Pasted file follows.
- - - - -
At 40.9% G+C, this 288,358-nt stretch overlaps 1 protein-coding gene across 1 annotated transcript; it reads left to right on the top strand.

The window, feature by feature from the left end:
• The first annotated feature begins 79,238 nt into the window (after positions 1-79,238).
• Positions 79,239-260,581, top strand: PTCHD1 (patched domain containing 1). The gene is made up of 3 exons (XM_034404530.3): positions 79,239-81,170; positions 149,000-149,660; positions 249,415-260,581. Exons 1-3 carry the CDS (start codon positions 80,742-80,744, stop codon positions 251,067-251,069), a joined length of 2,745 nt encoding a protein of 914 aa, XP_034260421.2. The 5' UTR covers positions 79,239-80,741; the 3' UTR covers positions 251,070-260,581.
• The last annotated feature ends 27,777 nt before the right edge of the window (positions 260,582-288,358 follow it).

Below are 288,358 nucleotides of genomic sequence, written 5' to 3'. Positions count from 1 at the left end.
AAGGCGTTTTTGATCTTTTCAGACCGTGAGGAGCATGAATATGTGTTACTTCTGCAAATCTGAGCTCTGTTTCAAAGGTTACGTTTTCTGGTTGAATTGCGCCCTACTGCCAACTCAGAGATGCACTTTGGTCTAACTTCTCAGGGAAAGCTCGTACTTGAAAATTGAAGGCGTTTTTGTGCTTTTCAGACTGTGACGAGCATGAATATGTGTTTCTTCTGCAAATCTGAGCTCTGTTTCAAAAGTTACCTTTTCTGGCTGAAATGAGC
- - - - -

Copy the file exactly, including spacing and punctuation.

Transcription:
At 40.9% G+C, this 288,358-nt stretch overlaps 1 protein-coding gene across 1 annotated transcript; it reads left to right on the top strand.

The window, feature by feature from the left end:
• The first annotated feature begins 79,238 nt into the window (after positions 1-79,238).
• Positions 79,239-260,581, top strand: PTCHD1 (patched domain containing 1). The gene is made up of 3 exons (XM_034404530.3): positions 79,239-81,170; positions 149,000-149,660; positions 249,415-260,581. Exons 1-3 carry the CDS (start codon positions 80,742-80,744, stop codon positions 251,067-251,069), a joined length of 2,745 nt encoding a protein of 914 aa, XP_034260421.2. The 5' UTR covers positions 79,239-80,741; the 3' UTR covers positions 251,070-260,581.
• The last annotated feature ends 27,777 nt before the right edge of the window (positions 260,582-288,358 follow it).

Below are 288,358 nucleotides of genomic sequence, written 5' to 3'. Positions count from 1 at the left end.
AAGGCGTTTTTGATCTTTTCAGACCGTGAGGAGCATGAATATGTGTTACTTCTGCAAATCTGAGCTCTGTTTCAAAGGTTACGTTTTCTGGTTGAATTGCGCCCTACTGCCAACTCAGAGATGCACTTTGGTCTAACTTCTCAGGGAAAGCTCGTACTTGAAAATTGAAGGCGTTTTTGTGCTTTTCAGACTGTGACGAGCATGAATATGTGTTTCTTCTGCAAATCTGAGCTCTGTTTCAAAAGTTACCTTTTCTGGCTGAAATGAGC